For a major jazz figure, Stan Kenton has had very few biographies written about him. Ms Arganian’s book, despite its title, is not a biography but a collection of interviews with some two dozen musicians who have been associated with the various Kenton bands over the years. The interviews have been transcribed verbatim and are printed, three columns to a page, in a question-and-answer format. It is a style which doesn’t make for easy reading, particularly as every ‘Um-hm’ and ‘Wow’ is included.
But the book is not without interest and the author’s introduction, in which she charts the course of the bandleader’s career, has a warm, affectionate quality. For the most part the interviews would have benefited from being edited as a number of them are rather rambling. Nevertheless, we do get several excellent views of Kenton from a sideman’s angle.
The interview with Bill Russo is particularly enlightening in this regard. He points out, as did other interviewees, that the musicians in the band really wanted to play the Basie-style swingers and not the more avant-garde charts of Pete Rugolo and Bob Graettinger. It was their great loyalty and respect for Kenton which led them to stay and see out what he was attempting to do. But as Russo says: ‘Most of the people would infinitely prefer to play Gerry Mulligan and Bill Holman.’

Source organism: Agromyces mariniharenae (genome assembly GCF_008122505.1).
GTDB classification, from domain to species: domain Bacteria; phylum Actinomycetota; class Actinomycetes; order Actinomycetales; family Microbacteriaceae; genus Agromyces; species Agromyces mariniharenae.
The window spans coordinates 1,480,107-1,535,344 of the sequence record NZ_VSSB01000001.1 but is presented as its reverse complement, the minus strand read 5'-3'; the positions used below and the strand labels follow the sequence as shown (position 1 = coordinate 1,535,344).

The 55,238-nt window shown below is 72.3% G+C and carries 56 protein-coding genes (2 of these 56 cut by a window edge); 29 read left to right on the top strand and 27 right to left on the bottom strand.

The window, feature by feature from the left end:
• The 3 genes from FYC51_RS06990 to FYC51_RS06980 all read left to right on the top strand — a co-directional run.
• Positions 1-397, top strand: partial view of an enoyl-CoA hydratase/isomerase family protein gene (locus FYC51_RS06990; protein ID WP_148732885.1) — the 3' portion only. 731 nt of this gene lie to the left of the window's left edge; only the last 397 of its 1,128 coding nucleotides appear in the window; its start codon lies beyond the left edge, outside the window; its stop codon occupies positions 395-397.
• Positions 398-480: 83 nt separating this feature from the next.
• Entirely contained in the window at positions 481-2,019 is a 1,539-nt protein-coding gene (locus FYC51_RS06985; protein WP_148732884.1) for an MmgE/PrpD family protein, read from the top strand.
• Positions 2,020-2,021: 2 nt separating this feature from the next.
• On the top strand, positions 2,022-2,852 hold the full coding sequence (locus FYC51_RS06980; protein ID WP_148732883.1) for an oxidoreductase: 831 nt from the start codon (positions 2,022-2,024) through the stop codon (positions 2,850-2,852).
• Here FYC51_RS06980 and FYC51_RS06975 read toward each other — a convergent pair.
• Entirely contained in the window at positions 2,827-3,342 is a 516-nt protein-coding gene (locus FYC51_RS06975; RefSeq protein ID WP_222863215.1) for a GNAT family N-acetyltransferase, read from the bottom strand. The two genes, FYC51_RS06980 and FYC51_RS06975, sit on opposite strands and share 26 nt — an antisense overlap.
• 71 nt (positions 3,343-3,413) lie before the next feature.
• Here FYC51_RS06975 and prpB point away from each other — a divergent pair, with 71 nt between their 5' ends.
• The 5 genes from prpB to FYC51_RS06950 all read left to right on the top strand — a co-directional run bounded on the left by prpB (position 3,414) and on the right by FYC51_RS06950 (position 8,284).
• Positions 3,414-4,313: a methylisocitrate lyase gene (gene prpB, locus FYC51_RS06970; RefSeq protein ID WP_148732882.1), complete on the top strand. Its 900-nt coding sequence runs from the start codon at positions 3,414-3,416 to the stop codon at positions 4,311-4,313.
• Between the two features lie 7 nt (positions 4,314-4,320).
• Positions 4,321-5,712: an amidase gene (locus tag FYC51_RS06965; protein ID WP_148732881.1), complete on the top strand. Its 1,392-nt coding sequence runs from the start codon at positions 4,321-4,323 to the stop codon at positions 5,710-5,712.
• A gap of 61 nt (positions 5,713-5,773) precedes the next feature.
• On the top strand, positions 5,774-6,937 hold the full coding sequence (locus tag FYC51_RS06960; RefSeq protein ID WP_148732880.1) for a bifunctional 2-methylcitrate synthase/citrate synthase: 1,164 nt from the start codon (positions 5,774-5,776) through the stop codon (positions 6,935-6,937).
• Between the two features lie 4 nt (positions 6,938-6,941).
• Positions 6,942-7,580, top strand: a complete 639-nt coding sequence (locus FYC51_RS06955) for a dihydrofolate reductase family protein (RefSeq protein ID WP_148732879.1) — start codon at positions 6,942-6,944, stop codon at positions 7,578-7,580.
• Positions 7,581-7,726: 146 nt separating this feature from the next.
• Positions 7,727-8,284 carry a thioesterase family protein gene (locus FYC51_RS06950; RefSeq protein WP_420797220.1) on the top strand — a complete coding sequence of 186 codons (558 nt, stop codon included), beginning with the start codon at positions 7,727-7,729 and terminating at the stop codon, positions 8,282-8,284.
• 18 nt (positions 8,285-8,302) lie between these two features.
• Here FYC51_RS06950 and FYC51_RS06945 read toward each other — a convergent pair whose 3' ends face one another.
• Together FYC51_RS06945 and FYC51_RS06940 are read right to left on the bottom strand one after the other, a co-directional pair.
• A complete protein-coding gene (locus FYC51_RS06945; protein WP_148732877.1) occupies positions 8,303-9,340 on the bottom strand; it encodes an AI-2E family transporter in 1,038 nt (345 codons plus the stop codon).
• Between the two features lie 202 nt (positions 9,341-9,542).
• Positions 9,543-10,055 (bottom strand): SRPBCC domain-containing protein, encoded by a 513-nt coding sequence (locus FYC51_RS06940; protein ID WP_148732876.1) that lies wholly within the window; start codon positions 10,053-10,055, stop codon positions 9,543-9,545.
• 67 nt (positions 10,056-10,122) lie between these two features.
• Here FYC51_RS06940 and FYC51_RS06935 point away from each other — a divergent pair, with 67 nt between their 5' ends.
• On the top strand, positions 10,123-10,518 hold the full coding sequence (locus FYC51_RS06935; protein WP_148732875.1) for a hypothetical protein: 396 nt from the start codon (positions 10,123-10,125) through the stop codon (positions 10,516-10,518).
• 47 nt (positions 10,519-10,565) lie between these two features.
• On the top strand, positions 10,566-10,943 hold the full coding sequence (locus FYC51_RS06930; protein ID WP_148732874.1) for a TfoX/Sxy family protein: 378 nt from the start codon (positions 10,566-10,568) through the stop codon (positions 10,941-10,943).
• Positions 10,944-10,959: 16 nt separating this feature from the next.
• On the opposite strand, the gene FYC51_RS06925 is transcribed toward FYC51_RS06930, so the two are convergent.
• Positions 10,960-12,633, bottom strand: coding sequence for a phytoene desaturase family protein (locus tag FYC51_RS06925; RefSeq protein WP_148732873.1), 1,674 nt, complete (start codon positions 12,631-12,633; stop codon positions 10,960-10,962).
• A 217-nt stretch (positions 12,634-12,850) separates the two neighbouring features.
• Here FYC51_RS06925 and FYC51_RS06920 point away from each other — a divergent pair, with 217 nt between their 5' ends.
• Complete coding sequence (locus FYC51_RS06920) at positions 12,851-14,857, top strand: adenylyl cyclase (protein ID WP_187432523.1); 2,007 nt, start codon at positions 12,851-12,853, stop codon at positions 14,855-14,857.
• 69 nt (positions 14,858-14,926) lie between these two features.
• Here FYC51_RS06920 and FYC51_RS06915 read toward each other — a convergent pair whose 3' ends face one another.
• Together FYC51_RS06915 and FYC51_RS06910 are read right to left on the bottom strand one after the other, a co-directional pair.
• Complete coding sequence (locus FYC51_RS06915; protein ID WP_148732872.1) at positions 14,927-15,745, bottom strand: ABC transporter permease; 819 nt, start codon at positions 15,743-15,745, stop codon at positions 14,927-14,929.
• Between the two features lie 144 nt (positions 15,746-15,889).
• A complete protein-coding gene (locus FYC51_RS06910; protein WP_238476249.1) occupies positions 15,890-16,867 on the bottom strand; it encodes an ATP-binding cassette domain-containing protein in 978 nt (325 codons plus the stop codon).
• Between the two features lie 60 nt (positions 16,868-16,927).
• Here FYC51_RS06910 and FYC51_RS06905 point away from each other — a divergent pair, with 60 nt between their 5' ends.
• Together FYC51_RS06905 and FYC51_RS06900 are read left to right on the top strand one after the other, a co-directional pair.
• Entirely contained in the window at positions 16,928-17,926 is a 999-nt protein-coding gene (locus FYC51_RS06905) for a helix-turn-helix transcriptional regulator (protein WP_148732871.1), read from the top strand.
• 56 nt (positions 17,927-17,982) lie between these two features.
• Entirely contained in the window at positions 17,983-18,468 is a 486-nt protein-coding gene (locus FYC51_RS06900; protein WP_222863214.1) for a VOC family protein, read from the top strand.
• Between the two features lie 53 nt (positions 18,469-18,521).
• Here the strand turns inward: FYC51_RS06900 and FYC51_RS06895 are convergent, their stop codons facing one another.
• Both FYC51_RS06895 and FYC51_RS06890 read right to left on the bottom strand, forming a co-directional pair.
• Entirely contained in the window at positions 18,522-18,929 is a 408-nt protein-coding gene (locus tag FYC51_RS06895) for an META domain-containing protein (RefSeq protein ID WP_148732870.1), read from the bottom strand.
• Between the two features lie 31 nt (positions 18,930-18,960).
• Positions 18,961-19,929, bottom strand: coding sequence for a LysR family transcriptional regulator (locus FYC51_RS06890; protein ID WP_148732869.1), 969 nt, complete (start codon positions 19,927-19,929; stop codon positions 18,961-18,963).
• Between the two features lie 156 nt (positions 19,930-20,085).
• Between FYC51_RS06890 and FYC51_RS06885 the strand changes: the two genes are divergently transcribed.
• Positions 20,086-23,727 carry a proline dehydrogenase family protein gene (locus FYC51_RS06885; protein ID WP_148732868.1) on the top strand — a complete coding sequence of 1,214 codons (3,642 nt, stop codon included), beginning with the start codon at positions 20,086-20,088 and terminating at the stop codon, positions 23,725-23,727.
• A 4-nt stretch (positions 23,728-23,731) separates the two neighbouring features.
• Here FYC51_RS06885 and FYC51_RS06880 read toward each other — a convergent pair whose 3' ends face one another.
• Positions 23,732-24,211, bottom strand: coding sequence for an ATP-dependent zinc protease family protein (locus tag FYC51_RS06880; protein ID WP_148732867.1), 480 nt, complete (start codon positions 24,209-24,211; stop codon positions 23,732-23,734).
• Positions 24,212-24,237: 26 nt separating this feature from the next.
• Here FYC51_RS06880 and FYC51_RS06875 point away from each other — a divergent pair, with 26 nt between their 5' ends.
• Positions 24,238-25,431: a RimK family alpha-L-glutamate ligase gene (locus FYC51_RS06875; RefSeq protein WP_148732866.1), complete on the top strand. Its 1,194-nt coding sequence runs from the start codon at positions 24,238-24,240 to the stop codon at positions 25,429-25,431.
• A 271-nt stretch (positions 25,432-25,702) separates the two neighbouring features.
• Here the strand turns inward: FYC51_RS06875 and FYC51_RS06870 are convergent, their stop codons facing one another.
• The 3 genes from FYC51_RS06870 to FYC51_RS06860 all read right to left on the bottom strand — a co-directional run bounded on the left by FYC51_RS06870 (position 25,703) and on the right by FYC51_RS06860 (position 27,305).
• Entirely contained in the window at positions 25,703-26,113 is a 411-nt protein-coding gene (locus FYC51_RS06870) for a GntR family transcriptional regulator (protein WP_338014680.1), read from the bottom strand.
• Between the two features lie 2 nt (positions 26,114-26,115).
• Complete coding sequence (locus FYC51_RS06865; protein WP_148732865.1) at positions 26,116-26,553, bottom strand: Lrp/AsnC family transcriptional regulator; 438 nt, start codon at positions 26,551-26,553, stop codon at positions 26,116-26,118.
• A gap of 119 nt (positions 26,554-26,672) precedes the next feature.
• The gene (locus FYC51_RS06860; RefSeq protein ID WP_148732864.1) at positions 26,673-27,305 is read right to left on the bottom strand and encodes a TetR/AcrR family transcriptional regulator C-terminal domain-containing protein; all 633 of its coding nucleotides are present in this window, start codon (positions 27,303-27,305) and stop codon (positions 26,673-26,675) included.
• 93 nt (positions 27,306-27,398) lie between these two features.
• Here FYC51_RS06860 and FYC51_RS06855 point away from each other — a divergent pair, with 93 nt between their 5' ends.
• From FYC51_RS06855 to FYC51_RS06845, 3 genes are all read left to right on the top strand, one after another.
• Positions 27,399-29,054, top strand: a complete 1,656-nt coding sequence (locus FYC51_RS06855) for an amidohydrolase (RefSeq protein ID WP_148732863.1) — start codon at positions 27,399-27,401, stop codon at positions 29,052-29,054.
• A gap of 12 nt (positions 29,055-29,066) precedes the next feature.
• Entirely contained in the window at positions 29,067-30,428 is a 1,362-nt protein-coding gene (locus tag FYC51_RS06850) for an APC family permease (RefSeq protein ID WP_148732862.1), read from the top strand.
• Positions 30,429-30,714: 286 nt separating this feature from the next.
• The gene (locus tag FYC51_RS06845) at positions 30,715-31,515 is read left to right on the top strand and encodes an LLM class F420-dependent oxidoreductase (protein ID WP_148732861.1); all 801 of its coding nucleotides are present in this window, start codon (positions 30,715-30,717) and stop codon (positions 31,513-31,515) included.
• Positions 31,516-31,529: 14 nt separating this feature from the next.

Another interview I found fascinating was with baritone saxophonist and Kenton band founder member, Bob Gioga. His recollections of Kenton span 20 years and go back to 1934 when he and his boss to be were sidemen in Everett Hoagland’s band. Despite my reservation about the way it has been set out, the book contains some excellent photographs and is a useful addition to the rather sparse Stan Kenton bibliography.
Stan Kenton: The Man And His Music by Lillian Arganian. Published by Artistry Press, East Lansing, P.O. Box 1571, Michigan, 48823, USA at $22.50 plus $3.50 P&P